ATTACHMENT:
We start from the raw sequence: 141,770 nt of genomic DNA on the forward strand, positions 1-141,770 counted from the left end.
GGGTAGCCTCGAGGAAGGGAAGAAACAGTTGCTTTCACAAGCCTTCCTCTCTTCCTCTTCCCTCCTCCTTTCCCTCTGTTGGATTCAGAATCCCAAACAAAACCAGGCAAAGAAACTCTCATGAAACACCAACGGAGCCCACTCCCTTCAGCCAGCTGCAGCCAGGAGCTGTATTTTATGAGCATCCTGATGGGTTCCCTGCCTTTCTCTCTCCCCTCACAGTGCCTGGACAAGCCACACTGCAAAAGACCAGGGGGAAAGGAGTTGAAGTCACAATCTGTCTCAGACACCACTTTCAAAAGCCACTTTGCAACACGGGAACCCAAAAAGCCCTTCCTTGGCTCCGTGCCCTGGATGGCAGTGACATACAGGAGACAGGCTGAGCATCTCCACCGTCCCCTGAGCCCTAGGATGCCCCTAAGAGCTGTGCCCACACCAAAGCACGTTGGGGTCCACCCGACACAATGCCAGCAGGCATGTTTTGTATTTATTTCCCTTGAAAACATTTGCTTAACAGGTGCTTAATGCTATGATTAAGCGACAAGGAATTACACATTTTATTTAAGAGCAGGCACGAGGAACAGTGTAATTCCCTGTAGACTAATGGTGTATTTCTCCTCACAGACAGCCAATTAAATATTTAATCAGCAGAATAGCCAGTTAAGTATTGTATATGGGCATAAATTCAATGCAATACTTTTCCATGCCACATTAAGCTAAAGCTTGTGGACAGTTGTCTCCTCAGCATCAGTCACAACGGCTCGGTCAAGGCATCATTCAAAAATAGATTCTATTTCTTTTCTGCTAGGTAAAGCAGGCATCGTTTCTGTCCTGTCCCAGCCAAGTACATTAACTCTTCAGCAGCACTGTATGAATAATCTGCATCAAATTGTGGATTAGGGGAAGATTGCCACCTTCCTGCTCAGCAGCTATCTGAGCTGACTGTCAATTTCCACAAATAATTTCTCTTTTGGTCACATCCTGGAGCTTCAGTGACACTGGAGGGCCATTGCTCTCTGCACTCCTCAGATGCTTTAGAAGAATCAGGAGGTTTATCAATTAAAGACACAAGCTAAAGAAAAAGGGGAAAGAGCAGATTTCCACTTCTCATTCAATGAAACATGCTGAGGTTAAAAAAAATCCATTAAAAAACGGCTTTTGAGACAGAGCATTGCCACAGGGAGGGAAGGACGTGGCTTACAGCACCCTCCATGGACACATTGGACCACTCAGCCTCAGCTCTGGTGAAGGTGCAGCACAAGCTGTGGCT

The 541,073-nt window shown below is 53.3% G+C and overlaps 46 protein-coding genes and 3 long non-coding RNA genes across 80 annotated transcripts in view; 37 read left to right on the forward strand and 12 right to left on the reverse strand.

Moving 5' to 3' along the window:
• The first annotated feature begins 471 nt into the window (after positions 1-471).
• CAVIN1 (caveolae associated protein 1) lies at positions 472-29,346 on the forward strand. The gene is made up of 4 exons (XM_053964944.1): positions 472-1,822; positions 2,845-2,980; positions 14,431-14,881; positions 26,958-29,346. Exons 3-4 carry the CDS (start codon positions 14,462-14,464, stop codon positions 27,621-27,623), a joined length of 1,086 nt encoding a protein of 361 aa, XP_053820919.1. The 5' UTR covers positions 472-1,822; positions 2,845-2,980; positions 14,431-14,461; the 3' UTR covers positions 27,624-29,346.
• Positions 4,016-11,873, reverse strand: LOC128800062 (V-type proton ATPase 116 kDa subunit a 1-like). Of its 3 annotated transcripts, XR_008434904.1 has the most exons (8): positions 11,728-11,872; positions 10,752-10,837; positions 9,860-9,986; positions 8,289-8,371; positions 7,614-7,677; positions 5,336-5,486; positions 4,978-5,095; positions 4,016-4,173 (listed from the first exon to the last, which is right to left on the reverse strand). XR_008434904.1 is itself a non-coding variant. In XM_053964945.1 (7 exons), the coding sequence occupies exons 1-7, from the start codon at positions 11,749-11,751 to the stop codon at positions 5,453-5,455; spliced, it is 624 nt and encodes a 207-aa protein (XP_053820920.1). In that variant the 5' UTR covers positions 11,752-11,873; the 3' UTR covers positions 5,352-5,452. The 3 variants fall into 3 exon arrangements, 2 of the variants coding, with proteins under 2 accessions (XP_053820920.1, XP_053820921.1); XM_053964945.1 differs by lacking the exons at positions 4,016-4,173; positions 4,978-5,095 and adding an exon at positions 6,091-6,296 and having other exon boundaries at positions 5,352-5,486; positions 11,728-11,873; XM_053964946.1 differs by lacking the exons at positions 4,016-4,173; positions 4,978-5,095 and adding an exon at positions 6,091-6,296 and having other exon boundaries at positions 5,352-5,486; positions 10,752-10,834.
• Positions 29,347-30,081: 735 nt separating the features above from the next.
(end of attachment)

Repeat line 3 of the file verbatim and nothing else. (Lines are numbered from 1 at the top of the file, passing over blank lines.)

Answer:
The 541,073-nt window shown below is 53.3% G+C and overlaps 46 protein-coding genes and 3 long non-coding RNA genes across 80 annotated transcripts in view; 37 read left to right on the forward strand and 12 right to left on the reverse strand.